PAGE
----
Denise Lynch's business, D Hemp Shop, in Cootehill, Co Cavan was raided by gardai under the Misuse of Drugs Act on September 24 and €1,500 worth of products were seized.
She was also warned she now faces prosecution for selling products containing 0.2 pc THC - the psychoactive constituent in cannabis - under the same laws used to target cocaine and heroin dealers.
But instead of raising the white flag and closing down, Denise decided to fight back and is suing the Health Minister Stephen Donnelly, the Garda Commissioner, the Attorney General and the Government of Ireland - arguing Ireland's 1977 Misuse of Drugs Act contravenes EU regulations pertaining to the sale of THC.
Represented by Micheal O'Higgins SC, Denise will claim that EU regulations allow products with trace amounts of THC to be lawfully traded within the block.
Speaking with the
Sunday World, former hairdresser Denise said she decided to open up D Hemp Shop in May as repeated lockdowns had devastated her trade of 18 years.
"I opened on May 4 this year and started trading," she said. "I had a little article in the local paper, the Anglo Celt, and it was great. It got people to realise what CBD is and the possible benefits of it.
"And it brought a lot of customers in here to me - not just people in their 30s and 40s but also older people in their 60s, 70s and 80s.
"There are benefits to CBD, and especially for people suffering from the likes of arthritis, MS, epilepsy, sore muscles, wear and tear and scar tissue."
Denise said she herself started taking hemp powder five years ago after being diagnosed with Ankylosing spondylitis arthritis - an inflammatory disease that, over time, can cause some of the bones in the spine (vertebrae) to fuse.
"I was taking the anti-inflammatories and all the usual things prescribed by the rheumatologist," she recalled.
"But after a couple of years, I really didn't feel they were helping me. Now that's not everyone's experience, but I didn't feel they were helping me.
"So I started taking CBD after I heard about a little company in Clones that grow their own hemp and produce it there.
"I went down and spoke with them and they gave me the hemp powder. And eventually it allowed me to come off my medication and I've been taking it ever since."
Asked whether she had any concerns that the products she was selling in her newly-opened shop could put her at legal jeopardy, prior to the raids on her home and business, Denise said she did not.
"I had no idea the Gardaí thought I was doing anything wrong until they actually came in to raid the shop," she said.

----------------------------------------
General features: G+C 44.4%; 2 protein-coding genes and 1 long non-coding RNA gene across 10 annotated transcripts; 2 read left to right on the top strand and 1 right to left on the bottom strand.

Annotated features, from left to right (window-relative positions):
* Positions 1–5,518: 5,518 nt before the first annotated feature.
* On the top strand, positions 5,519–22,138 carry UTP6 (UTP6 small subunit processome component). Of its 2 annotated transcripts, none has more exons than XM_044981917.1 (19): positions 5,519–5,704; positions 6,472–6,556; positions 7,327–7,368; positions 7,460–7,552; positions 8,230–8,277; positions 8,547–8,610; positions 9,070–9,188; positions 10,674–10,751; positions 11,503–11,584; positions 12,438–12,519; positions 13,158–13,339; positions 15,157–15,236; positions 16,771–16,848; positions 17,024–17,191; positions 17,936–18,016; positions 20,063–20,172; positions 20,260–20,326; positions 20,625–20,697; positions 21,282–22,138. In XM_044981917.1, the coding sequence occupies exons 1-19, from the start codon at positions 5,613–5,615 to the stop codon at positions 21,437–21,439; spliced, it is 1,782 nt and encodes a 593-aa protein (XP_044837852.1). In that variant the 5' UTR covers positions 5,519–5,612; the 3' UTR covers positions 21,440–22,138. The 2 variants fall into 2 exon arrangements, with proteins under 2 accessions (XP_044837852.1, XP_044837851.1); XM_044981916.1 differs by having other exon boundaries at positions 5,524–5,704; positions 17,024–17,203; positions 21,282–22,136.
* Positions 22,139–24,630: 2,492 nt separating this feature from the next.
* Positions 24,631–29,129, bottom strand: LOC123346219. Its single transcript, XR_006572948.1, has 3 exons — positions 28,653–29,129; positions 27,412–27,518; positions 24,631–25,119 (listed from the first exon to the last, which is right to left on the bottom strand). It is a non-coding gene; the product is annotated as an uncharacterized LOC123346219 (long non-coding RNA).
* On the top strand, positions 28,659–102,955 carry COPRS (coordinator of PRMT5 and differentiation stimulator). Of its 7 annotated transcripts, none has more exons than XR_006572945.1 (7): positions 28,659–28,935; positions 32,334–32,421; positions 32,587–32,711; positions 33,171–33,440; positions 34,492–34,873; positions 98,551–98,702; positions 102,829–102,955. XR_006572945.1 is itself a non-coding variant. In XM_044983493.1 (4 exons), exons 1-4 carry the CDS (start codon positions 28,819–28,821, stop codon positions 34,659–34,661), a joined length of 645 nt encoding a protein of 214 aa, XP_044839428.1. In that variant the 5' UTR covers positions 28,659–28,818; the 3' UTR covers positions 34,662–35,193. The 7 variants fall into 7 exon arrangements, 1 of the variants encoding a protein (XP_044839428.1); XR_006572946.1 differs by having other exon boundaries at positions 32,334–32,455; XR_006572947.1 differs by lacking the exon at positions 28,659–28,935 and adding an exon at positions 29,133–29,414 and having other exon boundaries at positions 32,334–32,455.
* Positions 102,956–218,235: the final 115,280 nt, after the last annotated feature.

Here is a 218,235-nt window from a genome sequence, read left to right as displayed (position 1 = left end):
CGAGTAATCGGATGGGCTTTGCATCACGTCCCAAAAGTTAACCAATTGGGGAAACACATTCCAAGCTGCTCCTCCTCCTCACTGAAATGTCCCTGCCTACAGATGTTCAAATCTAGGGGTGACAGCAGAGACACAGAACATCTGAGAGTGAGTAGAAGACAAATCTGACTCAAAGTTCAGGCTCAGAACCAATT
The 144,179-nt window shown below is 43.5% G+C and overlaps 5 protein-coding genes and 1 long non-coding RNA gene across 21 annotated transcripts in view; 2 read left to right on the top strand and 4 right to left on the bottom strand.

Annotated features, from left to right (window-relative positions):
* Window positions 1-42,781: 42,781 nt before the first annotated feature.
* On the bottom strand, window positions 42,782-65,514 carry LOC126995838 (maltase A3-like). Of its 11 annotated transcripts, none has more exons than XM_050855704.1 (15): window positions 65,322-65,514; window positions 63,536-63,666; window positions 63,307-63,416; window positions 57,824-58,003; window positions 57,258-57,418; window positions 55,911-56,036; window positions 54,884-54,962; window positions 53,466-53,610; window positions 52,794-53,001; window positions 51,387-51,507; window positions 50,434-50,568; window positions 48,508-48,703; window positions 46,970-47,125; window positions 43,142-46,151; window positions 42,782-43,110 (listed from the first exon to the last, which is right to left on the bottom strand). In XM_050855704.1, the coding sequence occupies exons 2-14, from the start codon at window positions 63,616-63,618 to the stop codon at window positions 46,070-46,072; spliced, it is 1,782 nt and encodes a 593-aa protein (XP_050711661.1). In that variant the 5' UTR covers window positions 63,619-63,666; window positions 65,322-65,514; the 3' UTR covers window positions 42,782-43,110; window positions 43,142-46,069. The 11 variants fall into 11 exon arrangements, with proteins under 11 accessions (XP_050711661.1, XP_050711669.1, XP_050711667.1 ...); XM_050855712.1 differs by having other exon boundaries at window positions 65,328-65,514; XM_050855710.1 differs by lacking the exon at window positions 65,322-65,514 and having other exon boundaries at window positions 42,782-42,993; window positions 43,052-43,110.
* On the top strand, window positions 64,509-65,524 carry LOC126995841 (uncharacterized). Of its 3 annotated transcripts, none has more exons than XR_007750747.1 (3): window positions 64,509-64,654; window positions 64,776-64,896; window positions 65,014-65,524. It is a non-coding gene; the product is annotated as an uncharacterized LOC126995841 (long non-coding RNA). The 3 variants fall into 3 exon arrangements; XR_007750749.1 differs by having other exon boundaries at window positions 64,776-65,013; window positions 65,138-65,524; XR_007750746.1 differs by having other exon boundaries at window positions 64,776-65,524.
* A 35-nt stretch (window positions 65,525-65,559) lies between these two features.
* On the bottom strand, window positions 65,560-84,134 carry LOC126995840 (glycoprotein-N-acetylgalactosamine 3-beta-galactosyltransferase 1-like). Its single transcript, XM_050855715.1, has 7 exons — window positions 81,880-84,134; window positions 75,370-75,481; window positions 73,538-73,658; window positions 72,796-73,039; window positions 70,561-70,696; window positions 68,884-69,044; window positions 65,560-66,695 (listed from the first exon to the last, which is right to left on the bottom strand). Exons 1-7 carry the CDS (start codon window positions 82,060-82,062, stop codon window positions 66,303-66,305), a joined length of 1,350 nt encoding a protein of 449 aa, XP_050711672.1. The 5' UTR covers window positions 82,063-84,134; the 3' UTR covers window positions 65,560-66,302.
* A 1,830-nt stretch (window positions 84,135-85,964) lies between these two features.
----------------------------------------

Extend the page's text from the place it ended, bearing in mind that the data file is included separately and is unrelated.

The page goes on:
"There was no advance notice.
"On the 24th of September they came in, a crew of them, at about 11.30 in the morning and they were here until 4.30pm. And it's not that big of a shop.
"The shop was packed with Gardaí and there were squads and unmarked [cars] outside on the street. Many of them stayed here and then a load more of them went out to my house and they raided the whole house.
"Thankfully, there was nobody there because I have two kids, but they were at school. They went in the back window because it was off the latch.
"Apparently they were looking for products at the house as well. They even took in ice cubes; hemp juice ice cubes I had in the freezer that I take in the morning."
Totalling up the products taken in the raids, Denise said they amounted to €1,500 worth of stock.
"It was a raid, it was 100pc a raid," she said.
"They walked in and slapped the warrant down on the counter and said we're raiding the premises under the Misuse of Drugs Act.
"They are claiming that some of the products I have here, not all of them, but that some of the products have 0.2pc THC.
"Within EU law that is the legal amount you are allowed to sell. But Ireland is the only country in the EU which seems to have a problem with those regulations and won't allow it.
"Since the raid, my takings are down almost 50pc.
"Because it's a small town, if you have the gardai coming in and raiding you, people are automatically going to think I must have been doing something wrong. It's not good for business."
Denise said she has been told her products have been sent for analysis.
"They said if any of it comes back with THC, then I am going to be prosecuted under the Misuse of Drugs Act," she said.
"Obviously there is 0.2 per cent THC in some of those products. It says it on it the boxes, so I know it's going to come back positive.
"After speaking with the guards, I thought to myself - well, enough is enough!
"I rang my solicitor and that's why the case is now going to the High Court. This is not just happening to me. This is happening all over Ireland.
"And I do believe people need to stand up to the Government over what they're doing and call out whoever is responsible for imposing laws to ban THC that contravene EU law.
"Whether it's Stephen Donnelly, or whoever who is behind the ban on THC, I want them to be called into court to account for it.
"There's nobody helping me with the costs," she said.
"But I'm determined to go ahead with this because in this country it always feels like the little person is the one who has to stand down."